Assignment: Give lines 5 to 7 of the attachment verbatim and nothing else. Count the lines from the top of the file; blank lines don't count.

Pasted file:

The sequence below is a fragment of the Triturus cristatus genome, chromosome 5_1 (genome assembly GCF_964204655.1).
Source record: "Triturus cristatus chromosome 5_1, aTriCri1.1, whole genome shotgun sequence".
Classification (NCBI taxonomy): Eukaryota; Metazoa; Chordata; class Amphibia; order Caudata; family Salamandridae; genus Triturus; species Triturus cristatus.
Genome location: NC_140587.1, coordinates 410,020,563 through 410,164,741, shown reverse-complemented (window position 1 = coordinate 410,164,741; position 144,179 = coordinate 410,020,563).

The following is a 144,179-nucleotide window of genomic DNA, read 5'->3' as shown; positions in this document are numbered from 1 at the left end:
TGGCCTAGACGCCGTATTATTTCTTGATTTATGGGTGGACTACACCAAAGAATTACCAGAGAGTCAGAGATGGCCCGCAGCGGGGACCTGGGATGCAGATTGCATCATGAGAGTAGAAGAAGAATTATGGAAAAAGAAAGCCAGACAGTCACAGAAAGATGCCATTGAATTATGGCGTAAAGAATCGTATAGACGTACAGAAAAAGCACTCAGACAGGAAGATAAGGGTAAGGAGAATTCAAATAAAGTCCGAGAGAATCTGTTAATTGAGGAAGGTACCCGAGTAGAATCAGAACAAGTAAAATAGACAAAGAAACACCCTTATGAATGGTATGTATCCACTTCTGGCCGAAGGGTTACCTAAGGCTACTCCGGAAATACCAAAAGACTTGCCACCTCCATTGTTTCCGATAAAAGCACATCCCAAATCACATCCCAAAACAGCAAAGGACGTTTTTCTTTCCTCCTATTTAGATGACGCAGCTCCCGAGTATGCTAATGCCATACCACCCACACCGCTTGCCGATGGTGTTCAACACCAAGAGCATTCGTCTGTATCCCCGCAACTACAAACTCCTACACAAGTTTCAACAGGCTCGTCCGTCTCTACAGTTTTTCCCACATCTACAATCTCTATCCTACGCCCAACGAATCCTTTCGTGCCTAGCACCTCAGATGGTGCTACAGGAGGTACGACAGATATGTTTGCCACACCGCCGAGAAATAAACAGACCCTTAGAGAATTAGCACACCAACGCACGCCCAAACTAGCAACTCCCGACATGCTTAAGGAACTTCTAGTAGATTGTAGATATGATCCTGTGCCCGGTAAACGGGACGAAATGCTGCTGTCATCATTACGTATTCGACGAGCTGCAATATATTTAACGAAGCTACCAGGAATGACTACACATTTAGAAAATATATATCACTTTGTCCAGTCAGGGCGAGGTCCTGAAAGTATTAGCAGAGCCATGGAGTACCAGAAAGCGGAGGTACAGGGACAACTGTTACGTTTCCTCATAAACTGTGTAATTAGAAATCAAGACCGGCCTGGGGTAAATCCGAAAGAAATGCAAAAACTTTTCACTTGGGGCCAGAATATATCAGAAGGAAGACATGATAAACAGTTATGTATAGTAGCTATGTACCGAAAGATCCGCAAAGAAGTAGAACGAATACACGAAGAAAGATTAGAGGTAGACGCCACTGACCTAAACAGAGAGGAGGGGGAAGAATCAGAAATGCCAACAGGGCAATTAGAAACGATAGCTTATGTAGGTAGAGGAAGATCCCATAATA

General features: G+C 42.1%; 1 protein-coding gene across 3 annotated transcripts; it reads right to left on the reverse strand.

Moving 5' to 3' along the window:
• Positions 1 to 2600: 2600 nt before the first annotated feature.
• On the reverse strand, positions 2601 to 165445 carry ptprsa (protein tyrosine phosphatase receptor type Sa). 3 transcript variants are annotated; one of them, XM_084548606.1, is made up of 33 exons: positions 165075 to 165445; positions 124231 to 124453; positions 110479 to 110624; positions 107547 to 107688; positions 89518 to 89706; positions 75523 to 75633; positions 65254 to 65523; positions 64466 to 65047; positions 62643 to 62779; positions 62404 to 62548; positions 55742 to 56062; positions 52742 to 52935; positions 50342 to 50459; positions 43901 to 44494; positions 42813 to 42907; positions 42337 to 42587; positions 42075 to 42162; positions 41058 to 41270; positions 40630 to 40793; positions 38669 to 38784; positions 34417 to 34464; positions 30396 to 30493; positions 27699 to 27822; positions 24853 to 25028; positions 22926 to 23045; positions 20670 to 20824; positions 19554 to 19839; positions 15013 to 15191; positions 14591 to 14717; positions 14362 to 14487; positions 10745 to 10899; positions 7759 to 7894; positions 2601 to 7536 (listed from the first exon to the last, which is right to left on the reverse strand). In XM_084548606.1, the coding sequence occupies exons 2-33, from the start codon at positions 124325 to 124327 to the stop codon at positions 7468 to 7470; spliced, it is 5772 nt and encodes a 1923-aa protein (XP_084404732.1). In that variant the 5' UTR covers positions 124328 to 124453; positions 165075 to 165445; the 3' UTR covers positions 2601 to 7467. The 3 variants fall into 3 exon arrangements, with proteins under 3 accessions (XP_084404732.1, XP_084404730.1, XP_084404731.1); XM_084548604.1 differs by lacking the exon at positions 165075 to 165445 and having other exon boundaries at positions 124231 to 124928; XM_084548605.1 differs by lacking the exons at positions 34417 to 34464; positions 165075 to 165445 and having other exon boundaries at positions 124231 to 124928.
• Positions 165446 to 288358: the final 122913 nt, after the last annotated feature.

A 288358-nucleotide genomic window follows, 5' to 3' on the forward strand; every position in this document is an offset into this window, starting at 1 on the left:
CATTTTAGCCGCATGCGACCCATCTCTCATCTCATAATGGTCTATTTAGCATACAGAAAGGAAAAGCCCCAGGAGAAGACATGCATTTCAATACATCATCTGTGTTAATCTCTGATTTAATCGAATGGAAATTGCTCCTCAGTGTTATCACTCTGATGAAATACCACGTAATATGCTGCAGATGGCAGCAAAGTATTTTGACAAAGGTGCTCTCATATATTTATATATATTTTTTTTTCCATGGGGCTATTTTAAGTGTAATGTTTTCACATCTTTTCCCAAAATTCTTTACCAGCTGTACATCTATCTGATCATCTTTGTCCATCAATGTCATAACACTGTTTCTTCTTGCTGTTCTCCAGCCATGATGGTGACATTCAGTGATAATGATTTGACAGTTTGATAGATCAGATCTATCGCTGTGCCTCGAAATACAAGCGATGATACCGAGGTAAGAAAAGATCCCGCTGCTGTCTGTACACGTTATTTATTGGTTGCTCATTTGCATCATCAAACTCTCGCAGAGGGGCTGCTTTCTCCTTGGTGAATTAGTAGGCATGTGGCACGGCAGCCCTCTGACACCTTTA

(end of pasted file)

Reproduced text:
The following is a 144,179-nucleotide window of genomic DNA, read 5'->3' as shown; positions in this document are numbered from 1 at the left end:
TGGCCTAGACGCCGTATTATTTCTTGATTTATGGGTGGACTACACCAAAGAATTACCAGAGAGTCAGAGATGGCCCGCAGCGGGGACCTGGGATGCAGATTGCATCATGAGAGTAGAAGAAGAATTATGGAAAAAGAAAGCCAGACAGTCACAGAAAGATGCCATTGAATTATGGCGTAAAGAATCGTATAGACGTACAGAAAAAGCACTCAGACAGGAAGATAAGGGTAAGGAGAATTCAAATAAAGTCCGAGAGAATCTGTTAATTGAGGAAGGTACCCGAGTAGAATCAGAACAAGTAAAATAGACAAAGAAACACCCTTATGAATGGTATGTATCCACTTCTGGCCGAAGGGTTACCTAAGGCTACTCCGGAAATACCAAAAGACTTGCCACCTCCATTGTTTCCGATAAAAGCACATCCCAAATCACATCCCAAAACAGCAAAGGACGTTTTTCTTTCCTCCTATTTAGATGACGCAGCTCCCGAGTATGCTAATGCCATACCACCCACACCGCTTGCCGATGGTGTTCAACACCAAGAGCATTCGTCTGTATCCCCGCAACTACAAACTCCTACACAAGTTTCAACAGGCTCGTCCGTCTCTACAGTTTTTCCCACATCTACAATCTCTATCCTACGCCCAACGAATCCTTTCGTGCCTAGCACCTCAGATGGTGCTACAGGAGGTACGACAGATATGTTTGCCACACCGCCGAGAAATAAACAGACCCTTAGAGAATTAGCACACCAACGCACGCCCAAACTAGCAACTCCCGACATGCTTAAGGAACTTCTAGTAGATTGTAGATATGATCCTGTGCCCGGTAAACGGGACGAAATGCTGCTGTCATCATTACGTATTCGACGAGCTGCAATATATTTAACGAAGCTACCAGGAATGACTACACATTTAGAAAATATATATCACTTTGTCCAGTCAGGGCGAGGTCCTGAAAGTATTAGCAGAGCCATGGAGTACCAGAAAGCGGAGGTACAGGGACAACTGTTACGTTTCCTCATAAACTGTGTAATTAGAAATCAAGACCGGCCTGGGGTAAATCCGAAAGAAATGCAAAAACTTTTCACTTGGGGCCAGAATATATCAGAAGGAAGACATGATAAACAGTTATGTATAGTAGCTATGTACCGAAAGATCCGCAAAGAAGTAGAACGAATACACGAAGAAAGATTAGAGGTAGACGCCACTGACCTAAACAGAGAGGAGGGGGAAGAATCAGAAATGCCAACAGGGCAATTAGAAACGATAGCTTATGTAGGTAGAGGAAGATCCCATAATA

General features: G+C 42.1%; 1 protein-coding gene across 3 annotated transcripts; it reads right to left on the reverse strand.